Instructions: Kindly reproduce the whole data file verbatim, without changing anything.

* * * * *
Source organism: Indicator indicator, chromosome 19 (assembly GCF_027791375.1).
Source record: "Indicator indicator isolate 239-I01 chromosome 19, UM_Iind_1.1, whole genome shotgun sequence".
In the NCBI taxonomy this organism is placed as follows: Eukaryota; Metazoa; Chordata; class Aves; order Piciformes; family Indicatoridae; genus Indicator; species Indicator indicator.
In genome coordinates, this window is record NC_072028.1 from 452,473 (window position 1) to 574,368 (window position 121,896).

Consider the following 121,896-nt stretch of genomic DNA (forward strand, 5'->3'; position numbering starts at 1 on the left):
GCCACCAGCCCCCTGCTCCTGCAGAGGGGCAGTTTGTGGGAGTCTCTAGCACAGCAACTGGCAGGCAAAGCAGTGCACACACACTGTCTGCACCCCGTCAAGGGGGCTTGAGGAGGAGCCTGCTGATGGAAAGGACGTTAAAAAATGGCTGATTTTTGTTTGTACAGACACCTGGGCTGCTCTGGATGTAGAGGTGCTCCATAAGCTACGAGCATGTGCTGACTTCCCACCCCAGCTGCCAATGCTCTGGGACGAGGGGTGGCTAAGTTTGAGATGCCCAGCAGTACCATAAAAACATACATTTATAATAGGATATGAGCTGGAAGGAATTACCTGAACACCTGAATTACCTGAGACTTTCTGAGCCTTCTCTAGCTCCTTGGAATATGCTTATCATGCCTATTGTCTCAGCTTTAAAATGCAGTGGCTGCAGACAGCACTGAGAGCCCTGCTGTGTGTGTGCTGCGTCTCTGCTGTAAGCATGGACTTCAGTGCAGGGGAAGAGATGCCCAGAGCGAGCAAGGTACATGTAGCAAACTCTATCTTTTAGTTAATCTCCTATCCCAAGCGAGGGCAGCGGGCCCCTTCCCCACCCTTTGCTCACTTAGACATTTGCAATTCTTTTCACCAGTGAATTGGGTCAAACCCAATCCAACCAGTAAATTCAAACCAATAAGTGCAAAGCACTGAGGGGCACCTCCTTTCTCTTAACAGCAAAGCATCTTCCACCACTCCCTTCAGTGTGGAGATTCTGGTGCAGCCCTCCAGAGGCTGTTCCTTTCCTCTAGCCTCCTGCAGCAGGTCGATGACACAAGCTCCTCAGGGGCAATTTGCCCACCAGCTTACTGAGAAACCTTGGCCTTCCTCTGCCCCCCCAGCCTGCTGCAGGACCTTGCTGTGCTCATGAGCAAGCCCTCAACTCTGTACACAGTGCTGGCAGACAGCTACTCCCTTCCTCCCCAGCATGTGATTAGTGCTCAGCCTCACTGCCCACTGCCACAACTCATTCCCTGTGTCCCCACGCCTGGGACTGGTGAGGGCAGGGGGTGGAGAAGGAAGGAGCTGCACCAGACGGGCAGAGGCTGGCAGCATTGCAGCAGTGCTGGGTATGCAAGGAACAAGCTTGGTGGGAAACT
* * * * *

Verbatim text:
Source organism: Indicator indicator, chromosome 19 (assembly GCF_027791375.1).
Source record: "Indicator indicator isolate 239-I01 chromosome 19, UM_Iind_1.1, whole genome shotgun sequence".
In the NCBI taxonomy this organism is placed as follows: Eukaryota; Metazoa; Chordata; class Aves; order Piciformes; family Indicatoridae; genus Indicator; species Indicator indicator.
In genome coordinates, this window is record NC_072028.1 from 452,473 (window position 1) to 574,368 (window position 121,896).

Consider the following 121,896-nt stretch of genomic DNA (forward strand, 5'->3'; position numbering starts at 1 on the left):
GCCACCAGCCCCCTGCTCCTGCAGAGGGGCAGTTTGTGGGAGTCTCTAGCACAGCAACTGGCAGGCAAAGCAGTGCACACACACTGTCTGCACCCCGTCAAGGGGGCTTGAGGAGGAGCCTGCTGATGGAAAGGACGTTAAAAAATGGCTGATTTTTGTTTGTACAGACACCTGGGCTGCTCTGGATGTAGAGGTGCTCCATAAGCTACGAGCATGTGCTGACTTCCCACCCCAGCTGCCAATGCTCTGGGACGAGGGGTGGCTAAGTTTGAGATGCCCAGCAGTACCATAAAAACATACATTTATAATAGGATATGAGCTGGAAGGAATTACCTGAACACCTGAATTACCTGAGACTTTCTGAGCCTTCTCTAGCTCCTTGGAATATGCTTATCATGCCTATTGTCTCAGCTTTAAAATGCAGTGGCTGCAGACAGCACTGAGAGCCCTGCTGTGTGTGTGCTGCGTCTCTGCTGTAAGCATGGACTTCAGTGCAGGGGAAGAGATGCCCAGAGCGAGCAAGGTACATGTAGCAAACTCTATCTTTTAGTTAATCTCCTATCCCAAGCGAGGGCAGCGGGCCCCTTCCCCACCCTTTGCTCACTTAGACATTTGCAATTCTTTTCACCAGTGAATTGGGTCAAACCCAATCCAACCAGTAAATTCAAACCAATAAGTGCAAAGCACTGAGGGGCACCTCCTTTCTCTTAACAGCAAAGCATCTTCCACCACTCCCTTCAGTGTGGAGATTCTGGTGCAGCCCTCCAGAGGCTGTTCCTTTCCTCTAGCCTCCTGCAGCAGGTCGATGACACAAGCTCCTCAGGGGCAATTTGCCCACCAGCTTACTGAGAAACCTTGGCCTTCCTCTGCCCCCCCAGCCTGCTGCAGGACCTTGCTGTGCTCATGAGCAAGCCCTCAACTCTGTACACAGTGCTGGCAGACAGCTACTCCCTTCCTCCCCAGCATGTGATTAGTGCTCAGCCTCACTGCCCACTGCCACAACTCATTCCCTGTGTCCCCACGCCTGGGACTGGTGAGGGCAGGGGGTGGAGAAGGAAGGAGCTGCACCAGACGGGCAGAGGCTGGCAGCATTGCAGCAGTGCTGGGTATGCAAGGAACAAGCTTGGTGGGAAACT